Honey in the Heart Farm Financials
Honey in the Heart Farm has been a labor of love from the beginning, which I was hoping would at least pay for itself by the end of the season. I am working part time at Peaceful Valley in the store which gives me some income, but mostly I live a simple lifestyle that does not require a lot of money. I am lucky enough to lease the acre of land I am cultivating for veggies (next season it will be $500.00 a year) and the water I use is free. Those are major expenses that a lot of other farmers have. The following is a list of the other expenses so far this year.
- fence: $2,300.00
- hoop house: $250.00
- tractor work: $1,600.00
- soil and water tests: $250.00
- Propagation supplies: $200.00
- Seeds (includes cover crop): $750.00
- Soil Amendments & Fertilizers: $2,000.00
Small Tools: $950.00
TOTAL EXPENSES: $9,050.00
The only income I’ve made so far has been from the ten family doing this season, and my initial investment in the farm which was a loan from my father. My original business plan included doing two farmer’s markets through the season, but because of the poor soil (which led to less production than I anticipated), and upheavals in my personal life, I haven’t been able to get to any this season.
Investment from my father: $10,000.00
TOTAL CASH: $13,000.00
So far, I feel grateful that I’ve been able to grow anything at all, given the nature of the soil and the late start we had in the fall. It’s amazing how many beautiful vegetables and flowers I’ve actually grown! Many reccommended that I cover crop the land for a few years before trying to grow any production crops, but I was anxious to start growing food and see what would happen. I feel lucky that I haven’t dug myself too deeply into debt and have fairly low expenses.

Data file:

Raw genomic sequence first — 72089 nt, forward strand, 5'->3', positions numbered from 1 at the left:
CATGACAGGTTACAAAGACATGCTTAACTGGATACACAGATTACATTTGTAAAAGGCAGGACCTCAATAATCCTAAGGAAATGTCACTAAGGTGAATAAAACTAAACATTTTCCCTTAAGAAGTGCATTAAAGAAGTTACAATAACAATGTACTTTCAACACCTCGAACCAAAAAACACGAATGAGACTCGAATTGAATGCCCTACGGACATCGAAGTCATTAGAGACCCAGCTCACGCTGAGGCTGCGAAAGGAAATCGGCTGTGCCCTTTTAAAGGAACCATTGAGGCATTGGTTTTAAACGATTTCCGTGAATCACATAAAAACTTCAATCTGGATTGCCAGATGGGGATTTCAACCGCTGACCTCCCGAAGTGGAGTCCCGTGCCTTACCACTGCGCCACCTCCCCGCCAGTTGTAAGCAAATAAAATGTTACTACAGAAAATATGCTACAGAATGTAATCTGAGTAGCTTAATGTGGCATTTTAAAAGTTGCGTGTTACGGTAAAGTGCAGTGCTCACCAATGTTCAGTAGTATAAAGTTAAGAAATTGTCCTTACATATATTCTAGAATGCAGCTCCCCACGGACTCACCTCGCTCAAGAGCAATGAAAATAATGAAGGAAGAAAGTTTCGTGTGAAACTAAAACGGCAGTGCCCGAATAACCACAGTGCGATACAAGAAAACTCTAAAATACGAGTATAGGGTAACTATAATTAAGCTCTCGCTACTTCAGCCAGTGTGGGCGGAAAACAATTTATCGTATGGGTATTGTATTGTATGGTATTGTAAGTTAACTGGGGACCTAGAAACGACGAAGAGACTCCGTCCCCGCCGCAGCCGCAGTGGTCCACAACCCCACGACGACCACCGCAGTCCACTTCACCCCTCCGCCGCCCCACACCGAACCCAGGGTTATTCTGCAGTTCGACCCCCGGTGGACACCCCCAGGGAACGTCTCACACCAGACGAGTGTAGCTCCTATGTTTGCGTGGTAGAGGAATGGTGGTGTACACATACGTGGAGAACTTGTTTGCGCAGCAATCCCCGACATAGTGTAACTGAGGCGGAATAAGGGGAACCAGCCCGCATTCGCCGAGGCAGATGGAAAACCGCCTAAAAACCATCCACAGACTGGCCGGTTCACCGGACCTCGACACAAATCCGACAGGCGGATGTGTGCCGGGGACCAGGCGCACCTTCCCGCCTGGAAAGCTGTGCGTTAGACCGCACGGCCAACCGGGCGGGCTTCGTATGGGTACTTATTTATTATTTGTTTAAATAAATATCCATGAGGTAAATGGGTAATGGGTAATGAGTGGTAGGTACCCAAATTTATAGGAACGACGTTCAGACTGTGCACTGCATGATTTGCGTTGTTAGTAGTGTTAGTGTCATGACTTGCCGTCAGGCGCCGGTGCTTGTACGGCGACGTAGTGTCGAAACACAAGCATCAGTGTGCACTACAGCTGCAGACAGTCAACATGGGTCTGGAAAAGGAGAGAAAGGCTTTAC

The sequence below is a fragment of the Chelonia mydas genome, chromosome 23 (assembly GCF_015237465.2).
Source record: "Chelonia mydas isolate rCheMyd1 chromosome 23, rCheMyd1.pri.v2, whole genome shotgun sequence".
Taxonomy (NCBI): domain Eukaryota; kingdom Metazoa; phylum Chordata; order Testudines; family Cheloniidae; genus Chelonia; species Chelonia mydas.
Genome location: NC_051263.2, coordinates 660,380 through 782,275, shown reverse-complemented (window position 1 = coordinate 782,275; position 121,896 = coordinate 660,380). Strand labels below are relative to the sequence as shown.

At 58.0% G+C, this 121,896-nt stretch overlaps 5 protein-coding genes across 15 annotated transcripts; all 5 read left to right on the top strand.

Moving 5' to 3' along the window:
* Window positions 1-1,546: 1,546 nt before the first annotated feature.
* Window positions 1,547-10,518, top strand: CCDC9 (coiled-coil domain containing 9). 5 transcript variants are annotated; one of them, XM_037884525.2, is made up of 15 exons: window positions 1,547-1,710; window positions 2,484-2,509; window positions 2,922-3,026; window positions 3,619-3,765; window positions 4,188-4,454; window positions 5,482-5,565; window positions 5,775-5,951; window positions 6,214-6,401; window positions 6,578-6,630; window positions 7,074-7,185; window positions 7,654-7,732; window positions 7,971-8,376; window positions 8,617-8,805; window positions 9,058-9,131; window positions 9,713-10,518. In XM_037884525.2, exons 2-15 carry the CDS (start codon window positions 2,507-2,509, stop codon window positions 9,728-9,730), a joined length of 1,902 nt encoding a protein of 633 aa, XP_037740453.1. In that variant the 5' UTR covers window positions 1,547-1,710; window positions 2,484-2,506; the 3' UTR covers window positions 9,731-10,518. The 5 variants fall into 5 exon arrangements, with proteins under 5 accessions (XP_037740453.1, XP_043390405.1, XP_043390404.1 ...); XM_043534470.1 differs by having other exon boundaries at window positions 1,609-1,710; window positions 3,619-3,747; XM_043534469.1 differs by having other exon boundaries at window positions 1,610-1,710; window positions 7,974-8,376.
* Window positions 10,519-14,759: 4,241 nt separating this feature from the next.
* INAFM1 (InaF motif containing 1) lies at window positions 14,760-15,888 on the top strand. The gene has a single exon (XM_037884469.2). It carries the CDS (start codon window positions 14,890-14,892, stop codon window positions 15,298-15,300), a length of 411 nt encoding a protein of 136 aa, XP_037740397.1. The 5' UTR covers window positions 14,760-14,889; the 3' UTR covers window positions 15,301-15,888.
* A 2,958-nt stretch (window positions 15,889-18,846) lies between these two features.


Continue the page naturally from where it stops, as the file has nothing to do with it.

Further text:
One Reply to “Honey in the Heart Farm Financials”
Thanks for the numbers. What is the tractor work you have listed? Is that for discing and furrowing an acre? How often do you have to do that? We are trying to figure out whether to hire out the tractor work or get a BCS tractor and do it ourselves slowly.
We are in the same boat on the soil. So eager to get something into the ground, we set up our test field. I am glad we didn’t try to go big with that peanut butter we have! Now I swallow my pride with my meager potatoes and pick out the cover crop I want to plant. “Oh yes! Legumes and oat grass. Nice. Mustard for the trees. Lovely. I envy us…” Patience is one of our most productive virtues.
To soft rains and hard cash, farmer.
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